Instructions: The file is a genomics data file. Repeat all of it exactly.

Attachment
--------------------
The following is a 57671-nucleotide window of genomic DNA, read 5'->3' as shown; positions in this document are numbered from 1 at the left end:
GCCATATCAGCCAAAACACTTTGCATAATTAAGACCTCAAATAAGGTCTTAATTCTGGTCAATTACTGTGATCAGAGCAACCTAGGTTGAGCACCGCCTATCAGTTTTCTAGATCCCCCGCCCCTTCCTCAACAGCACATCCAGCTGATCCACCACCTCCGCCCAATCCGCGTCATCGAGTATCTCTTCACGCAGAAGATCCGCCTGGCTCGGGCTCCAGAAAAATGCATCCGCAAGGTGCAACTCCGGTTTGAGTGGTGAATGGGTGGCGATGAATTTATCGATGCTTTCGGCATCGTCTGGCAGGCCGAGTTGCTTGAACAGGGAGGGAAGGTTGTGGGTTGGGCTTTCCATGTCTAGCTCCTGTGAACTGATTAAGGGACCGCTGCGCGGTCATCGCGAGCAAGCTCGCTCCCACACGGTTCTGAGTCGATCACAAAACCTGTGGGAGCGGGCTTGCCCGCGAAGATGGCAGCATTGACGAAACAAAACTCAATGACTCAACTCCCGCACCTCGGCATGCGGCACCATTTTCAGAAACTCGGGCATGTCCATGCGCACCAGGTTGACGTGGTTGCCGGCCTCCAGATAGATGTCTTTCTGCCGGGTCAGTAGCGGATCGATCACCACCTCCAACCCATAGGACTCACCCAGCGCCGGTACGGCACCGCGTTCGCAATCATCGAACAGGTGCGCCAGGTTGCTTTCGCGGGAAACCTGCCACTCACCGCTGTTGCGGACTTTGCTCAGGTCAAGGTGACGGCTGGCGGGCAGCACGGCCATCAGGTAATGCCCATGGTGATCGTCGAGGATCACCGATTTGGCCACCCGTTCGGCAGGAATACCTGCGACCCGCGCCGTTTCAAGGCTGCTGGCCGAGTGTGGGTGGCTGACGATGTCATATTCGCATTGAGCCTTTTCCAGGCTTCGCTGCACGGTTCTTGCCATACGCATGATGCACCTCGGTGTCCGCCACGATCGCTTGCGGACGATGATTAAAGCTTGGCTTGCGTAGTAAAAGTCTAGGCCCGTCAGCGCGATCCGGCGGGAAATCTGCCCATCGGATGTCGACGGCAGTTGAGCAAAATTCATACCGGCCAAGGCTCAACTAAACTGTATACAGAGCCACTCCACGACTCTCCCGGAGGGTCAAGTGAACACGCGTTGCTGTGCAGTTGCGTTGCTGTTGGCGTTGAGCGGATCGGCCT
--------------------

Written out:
The following is a 57671-nucleotide window of genomic DNA, read 5'->3' as shown; positions in this document are numbered from 1 at the left end:
GCCATATCAGCCAAAACACTTTGCATAATTAAGACCTCAAATAAGGTCTTAATTCTGGTCAATTACTGTGATCAGAGCAACCTAGGTTGAGCACCGCCTATCAGTTTTCTAGATCCCCCGCCCCTTCCTCAACAGCACATCCAGCTGATCCACCACCTCCGCCCAATCCGCGTCATCGAGTATCTCTTCACGCAGAAGATCCGCCTGGCTCGGGCTCCAGAAAAATGCATCCGCAAGGTGCAACTCCGGTTTGAGTGGTGAATGGGTGGCGATGAATTTATCGATGCTTTCGGCATCGTCTGGCAGGCCGAGTTGCTTGAACAGGGAGGGAAGGTTGTGGGTTGGGCTTTCCATGTCTAGCTCCTGTGAACTGATTAAGGGACCGCTGCGCGGTCATCGCGAGCAAGCTCGCTCCCACACGGTTCTGAGTCGATCACAAAACCTGTGGGAGCGGGCTTGCCCGCGAAGATGGCAGCATTGACGAAACAAAACTCAATGACTCAACTCCCGCACCTCGGCATGCGGCACCATTTTCAGAAACTCGGGCATGTCCATGCGCACCAGGTTGACGTGGTTGCCGGCCTCCAGATAGATGTCTTTCTGCCGGGTCAGTAGCGGATCGATCACCACCTCCAACCCATAGGACTCACCCAGCGCCGGTACGGCACCGCGTTCGCAATCATCGAACAGGTGCGCCAGGTTGCTTTCGCGGGAAACCTGCCACTCACCGCTGTTGCGGACTTTGCTCAGGTCAAGGTGACGGCTGGCGGGCAGCACGGCCATCAGGTAATGCCCATGGTGATCGTCGAGGATCACCGATTTGGCCACCCGTTCGGCAGGAATACCTGCGACCCGCGCCGTTTCAAGGCTGCTGGCCGAGTGTGGGTGGCTGACGATGTCATATTCGCATTGAGCCTTTTCCAGGCTTCGCTGCACGGTTCTTGCCATACGCATGATGCACCTCGGTGTCCGCCACGATCGCTTGCGGACGATGATTAAAGCTTGGCTTGCGTAGTAAAAGTCTAGGCCCGTCAGCGCGATCCGGCGGGAAATCTGCCCATCGGATGTCGACGGCAGTTGAGCAAAATTCATACCGGCCAAGGCTCAACTAAACTGTATACAGAGCCACTCCACGACTCTCCCGGAGGGTCAAGTGAACACGCGTTGCTGTGCAGTTGCGTTGCTGTTGGCGTTGAGCGGATCGGCCT